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Jun 28, 2010


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What do you make of the statin articles in this week's Archives of Internal Medicine?

I read through them today and need to spend a little more time on them.

First impressions:

The attack on JUPITER seems over the top. I have a number of issues with JUPITER, but the suggestion that it was the only study of its kind to suggest benefits in primary prevention seems like a willful misreading of the literature. It makes me suspicious of all the authors' analyses of "flaws" in JUPITER.

The meta-analysis is surprising for how small the point estimate of a mortality benefit is. I've thought that the real number was closer to 15% in primary prevention but this analysis concluded about 8% (barely missing statistical significance, but that's not really relevant). I'm wondering how much ALLHAT (which had significant flaws) dragged down the number, but overall it may be the case that the relative mortality benefit in primary prevention really is smaller than in secondary prevention. (The absolute benefit is, of course, much smaller than in secondary prevention.) The paper doesn't present estimates of reduction in MI and stroke, which is too bad -- it really does seem to be the first meta-analysis to really sort out patients without prior CVD. Presumably they are planning to publish a follow-up paper with those numbers. I'm uncertain why this paper didn't make it into NEJM, JAMA, or Annals and thus if it has a problem that the reviewers picked up but that I'm not noticing so far. (Anyone care to weigh in on this?)

Any return to this post with a more informed analysis of Archives publications would be greatly appreciated. I too wondered why these were not published in one of the big three. I find this topic fascinating, and beyond the methodology and motivations of authors, the implications for population health, the dogma of "statins = good, put them in the water," and the public's awareness of this class of rx and the desire to take them make this kind of appraisal so important.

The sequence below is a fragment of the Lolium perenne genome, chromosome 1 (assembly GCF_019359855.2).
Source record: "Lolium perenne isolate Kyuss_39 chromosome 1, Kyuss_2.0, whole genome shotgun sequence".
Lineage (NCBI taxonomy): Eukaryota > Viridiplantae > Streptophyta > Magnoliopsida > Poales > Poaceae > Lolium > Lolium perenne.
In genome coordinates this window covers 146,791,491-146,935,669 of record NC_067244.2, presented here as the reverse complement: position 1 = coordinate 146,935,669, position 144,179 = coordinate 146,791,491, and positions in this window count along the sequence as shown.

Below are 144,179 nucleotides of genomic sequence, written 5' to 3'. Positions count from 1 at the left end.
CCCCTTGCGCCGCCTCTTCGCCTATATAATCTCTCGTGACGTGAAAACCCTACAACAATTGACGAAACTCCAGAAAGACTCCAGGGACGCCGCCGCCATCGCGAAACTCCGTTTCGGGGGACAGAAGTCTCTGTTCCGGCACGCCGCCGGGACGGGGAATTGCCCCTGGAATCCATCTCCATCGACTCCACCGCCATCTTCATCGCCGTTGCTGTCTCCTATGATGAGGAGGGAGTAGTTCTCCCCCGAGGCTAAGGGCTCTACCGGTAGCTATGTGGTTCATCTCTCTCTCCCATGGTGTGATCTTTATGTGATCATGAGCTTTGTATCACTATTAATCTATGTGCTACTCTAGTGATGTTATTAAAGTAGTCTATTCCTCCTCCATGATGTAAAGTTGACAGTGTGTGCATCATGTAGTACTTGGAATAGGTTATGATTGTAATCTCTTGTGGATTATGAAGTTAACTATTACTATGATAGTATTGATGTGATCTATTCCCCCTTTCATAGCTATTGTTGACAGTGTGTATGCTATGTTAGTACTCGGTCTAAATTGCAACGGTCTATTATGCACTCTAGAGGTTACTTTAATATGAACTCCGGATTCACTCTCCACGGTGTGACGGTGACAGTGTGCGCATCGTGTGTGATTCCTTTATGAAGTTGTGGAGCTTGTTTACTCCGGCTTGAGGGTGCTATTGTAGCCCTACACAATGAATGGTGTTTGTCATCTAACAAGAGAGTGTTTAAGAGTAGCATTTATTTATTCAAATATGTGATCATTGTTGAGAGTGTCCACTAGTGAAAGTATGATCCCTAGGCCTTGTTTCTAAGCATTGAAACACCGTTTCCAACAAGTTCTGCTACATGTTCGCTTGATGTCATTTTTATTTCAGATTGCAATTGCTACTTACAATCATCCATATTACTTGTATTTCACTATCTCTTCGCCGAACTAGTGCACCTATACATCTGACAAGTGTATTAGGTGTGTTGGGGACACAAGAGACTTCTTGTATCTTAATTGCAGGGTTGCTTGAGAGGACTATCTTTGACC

I found the analysis reasonable and did not walk away with any skepticism. However, I did sense an ax grinding away in these submissions--clearly they have opinions.


The failure of primary prevention trials to provide much in the way of a mortality benefit (versus the clear benefit in secondary prevention trials) means that trials - and we in clinical practice - are doing a very poor job of selecting the right types of patients who will benefit from statins.

We should be sorting out who is at higher risk in primary prevention - who in fact actually is a secondary prevention patient among the primary prevention "masses" by virtue of the fact that they have subclinical cardiovascular disease. In my case, that means carotid atherosclerosis imaging. I find many so-called primary prevention patients who actually have quite advanced disease. Since none of the primary prevention trials actually selected out for these types of patients, it is no wonder that they have failed to demonstrate a true mortality benefit. Therefore, we should not be selecting based on risk factors alone - that much seems clear from the meta-analysis, and from the individual trials themselves.

If you don't think this approach is evidence-based, you have to answer the counterfactual question, which is why the large subset of primary prevention patients with demonstrated atherosclerosis would NOT benefit proportionately from statin therapy (in relation to their baseline risk).

It would seem wise to keep the main points of your thoughtful post in mind when reviewing the maeltrom of editorial comments unleashed by the recent meta-analysis published in Lancet-Oncology on Angiotensin Receptor Blockade and risk of cancer. An unpopular result does not make a study "junk". The authors are careful to state that the clinical implications are unknown. (All the "he said-she said-I asked-they didn't reply" aside, the exclusion of the VALUE trial does appear to be an important limitation).

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